Former mayor says Burgeo holds little ill-will against Mowat

Jamie Bennett
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Author Farley Mowat (right) speaks as environmentalist David Suzuki looks on during a news conference in Toronto in October 1988.

Allister Hann had only just returned to his hometown of Burgeo when celebrated Canadian author Farley Mowat was preparing to leave in the 1960s.

Still, the former Burgeo mayor has strong memories of the time Mowat, who died Wednesday at 92, spent in town.

“He meshed in with the people and the community fine,” Hann said Thursday. “He probably knew just about everybody on a first-name basis and they knew Farley, or spoke to him at the post office like everyone else back then.”

Hann said he’s heard little talk about the passing of the author, who spent nearly a decade in the town in the 1960s and set such books as “A Whale for the Killing” and “This Rock Within the Sea” there.

He admit’s he’s read most all Mowat’s books and believes the author helped bring national notoriety to his town.

“When people think of Burgeo they often associate Farley with it,” he said. “I believe he had a good feel for the place.”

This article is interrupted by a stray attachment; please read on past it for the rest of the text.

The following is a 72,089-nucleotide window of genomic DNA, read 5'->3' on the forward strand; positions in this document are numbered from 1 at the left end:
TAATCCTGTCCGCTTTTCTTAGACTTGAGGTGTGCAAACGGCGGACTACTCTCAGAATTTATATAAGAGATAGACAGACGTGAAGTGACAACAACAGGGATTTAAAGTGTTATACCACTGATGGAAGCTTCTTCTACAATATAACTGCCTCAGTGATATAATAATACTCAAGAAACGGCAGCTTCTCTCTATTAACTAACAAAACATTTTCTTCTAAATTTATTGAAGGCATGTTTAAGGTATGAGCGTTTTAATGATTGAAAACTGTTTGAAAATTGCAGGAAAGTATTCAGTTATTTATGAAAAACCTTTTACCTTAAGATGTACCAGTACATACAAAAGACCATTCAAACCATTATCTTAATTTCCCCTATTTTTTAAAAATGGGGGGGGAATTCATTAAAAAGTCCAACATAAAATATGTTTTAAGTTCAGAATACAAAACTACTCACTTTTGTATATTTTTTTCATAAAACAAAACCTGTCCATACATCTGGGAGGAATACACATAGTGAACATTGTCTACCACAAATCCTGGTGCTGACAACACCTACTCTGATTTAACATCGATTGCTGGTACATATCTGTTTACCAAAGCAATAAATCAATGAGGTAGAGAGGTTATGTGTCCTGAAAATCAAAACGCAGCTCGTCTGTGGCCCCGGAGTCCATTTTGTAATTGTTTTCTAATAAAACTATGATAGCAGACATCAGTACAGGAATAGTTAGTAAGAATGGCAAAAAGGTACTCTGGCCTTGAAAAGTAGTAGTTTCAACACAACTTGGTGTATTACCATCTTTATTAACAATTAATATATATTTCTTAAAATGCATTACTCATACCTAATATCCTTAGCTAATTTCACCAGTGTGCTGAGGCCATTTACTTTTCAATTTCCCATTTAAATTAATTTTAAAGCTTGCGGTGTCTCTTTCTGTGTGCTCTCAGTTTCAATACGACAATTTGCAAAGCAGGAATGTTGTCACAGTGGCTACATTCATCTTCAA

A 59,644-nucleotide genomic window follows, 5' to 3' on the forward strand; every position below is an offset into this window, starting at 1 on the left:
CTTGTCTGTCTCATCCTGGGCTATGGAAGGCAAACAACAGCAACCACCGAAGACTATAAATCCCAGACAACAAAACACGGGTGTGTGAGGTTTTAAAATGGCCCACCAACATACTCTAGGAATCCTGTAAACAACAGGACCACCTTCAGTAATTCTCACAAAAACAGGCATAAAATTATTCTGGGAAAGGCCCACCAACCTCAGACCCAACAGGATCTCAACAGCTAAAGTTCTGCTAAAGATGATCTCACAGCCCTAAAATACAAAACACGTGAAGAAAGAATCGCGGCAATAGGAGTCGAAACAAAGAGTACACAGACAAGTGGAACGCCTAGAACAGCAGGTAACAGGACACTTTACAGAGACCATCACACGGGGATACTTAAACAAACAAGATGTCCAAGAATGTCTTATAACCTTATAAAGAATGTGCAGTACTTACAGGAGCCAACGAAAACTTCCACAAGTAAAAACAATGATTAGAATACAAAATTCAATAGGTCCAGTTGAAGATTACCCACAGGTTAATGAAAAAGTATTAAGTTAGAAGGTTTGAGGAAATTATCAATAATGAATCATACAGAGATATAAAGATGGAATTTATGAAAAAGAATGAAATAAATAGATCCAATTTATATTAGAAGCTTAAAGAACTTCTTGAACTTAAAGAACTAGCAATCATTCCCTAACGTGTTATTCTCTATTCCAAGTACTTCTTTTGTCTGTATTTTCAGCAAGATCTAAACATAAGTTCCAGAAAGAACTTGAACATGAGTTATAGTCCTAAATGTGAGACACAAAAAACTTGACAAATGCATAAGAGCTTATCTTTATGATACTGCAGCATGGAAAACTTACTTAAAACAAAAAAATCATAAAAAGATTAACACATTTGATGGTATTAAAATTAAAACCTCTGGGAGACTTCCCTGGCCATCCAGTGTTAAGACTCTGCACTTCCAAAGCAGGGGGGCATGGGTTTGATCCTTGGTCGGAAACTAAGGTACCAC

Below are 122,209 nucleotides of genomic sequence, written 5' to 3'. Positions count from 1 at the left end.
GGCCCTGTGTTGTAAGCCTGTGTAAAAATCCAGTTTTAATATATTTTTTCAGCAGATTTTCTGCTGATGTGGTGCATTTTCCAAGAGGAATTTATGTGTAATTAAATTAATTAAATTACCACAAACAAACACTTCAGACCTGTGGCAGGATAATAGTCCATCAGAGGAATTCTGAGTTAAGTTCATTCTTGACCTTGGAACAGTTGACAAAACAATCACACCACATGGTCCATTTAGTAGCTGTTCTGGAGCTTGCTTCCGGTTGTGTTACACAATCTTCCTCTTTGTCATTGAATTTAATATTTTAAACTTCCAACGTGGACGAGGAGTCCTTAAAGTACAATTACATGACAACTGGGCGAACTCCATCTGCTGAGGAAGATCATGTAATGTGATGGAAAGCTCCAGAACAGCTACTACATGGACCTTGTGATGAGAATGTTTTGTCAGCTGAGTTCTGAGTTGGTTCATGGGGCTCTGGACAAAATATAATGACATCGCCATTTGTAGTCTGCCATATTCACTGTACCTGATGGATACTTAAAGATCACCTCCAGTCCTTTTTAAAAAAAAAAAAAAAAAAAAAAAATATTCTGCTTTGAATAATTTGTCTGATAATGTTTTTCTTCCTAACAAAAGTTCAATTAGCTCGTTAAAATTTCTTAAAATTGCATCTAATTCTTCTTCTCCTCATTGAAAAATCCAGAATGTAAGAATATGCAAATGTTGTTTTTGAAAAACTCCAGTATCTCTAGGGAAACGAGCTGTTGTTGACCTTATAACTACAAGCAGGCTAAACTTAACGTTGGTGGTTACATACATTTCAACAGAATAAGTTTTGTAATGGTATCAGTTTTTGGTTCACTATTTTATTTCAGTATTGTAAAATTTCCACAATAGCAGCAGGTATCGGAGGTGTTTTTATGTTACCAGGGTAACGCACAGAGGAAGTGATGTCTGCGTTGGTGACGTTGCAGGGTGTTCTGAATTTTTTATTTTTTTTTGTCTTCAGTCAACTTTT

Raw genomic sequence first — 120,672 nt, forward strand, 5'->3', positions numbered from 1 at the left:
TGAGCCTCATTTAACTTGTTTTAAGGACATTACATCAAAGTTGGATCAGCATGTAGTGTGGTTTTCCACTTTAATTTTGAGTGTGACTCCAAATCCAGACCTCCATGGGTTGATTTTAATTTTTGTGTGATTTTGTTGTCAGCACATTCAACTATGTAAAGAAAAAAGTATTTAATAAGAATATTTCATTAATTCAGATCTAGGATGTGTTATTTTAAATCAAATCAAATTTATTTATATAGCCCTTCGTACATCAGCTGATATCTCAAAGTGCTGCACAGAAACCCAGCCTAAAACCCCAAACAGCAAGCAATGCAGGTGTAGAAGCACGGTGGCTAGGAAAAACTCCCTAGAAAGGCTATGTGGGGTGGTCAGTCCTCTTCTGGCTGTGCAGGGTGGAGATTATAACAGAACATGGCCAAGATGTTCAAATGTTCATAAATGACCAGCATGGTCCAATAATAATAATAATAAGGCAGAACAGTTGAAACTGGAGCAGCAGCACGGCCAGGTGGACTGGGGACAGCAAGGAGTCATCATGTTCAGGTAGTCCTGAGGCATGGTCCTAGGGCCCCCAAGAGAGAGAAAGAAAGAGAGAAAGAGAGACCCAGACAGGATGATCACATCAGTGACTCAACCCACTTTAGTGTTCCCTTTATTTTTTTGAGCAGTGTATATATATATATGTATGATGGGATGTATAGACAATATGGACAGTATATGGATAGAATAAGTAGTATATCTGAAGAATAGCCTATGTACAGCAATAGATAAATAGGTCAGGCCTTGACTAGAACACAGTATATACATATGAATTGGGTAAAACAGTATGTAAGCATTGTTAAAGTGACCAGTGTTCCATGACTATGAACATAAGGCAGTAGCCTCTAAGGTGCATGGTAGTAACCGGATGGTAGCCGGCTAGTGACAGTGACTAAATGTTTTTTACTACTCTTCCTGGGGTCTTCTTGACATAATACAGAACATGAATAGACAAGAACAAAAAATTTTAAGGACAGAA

Not all the notoriety was good however.

In “A Whale for the Killing,” Mowat attracted resentment and criticism from people in the town who believed the book was too harsh in its depiction of residents of the southwest coast.

For his part, Hann called the era depicted in the book a “different world” and said Burgeo has grown from that time when there were few roads or even telephones in the area.

Despite the backlash from the book, Hann said there was little malice in Mowat’s method.

“The man had to write a book and you’ve got to sensationalize it a little bit,” he said. “But I don’t think there was any real strong hatred on either side.

“I don’t think he saw the people of Burgeo as much different than most outport Newfoundlanders at the time.”

Twitter: WS_JamieBennett

Geographic location: Burgeo

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  • Fan of Farley
    May 09, 2014 - 08:27

    I read "A Whale for the Killing." It was a great book! I don't think Mowat tried to present Newfoundlaners as heartless or barbaric. Just the opposite! He had a pretty high opinion of Newfoundlanders. I think the problem was that the people of Burgeo are only human beings, they make mistakes like anyone else, and when some (not all of them) acted in a cruel way, Mowat happened to be there, and he reported on what he saw. As a side-note, I've heard him praise Newfoundladners, and I have seen him in a few interviews where he would imitate a Newfoundland accent. He did it pretty good!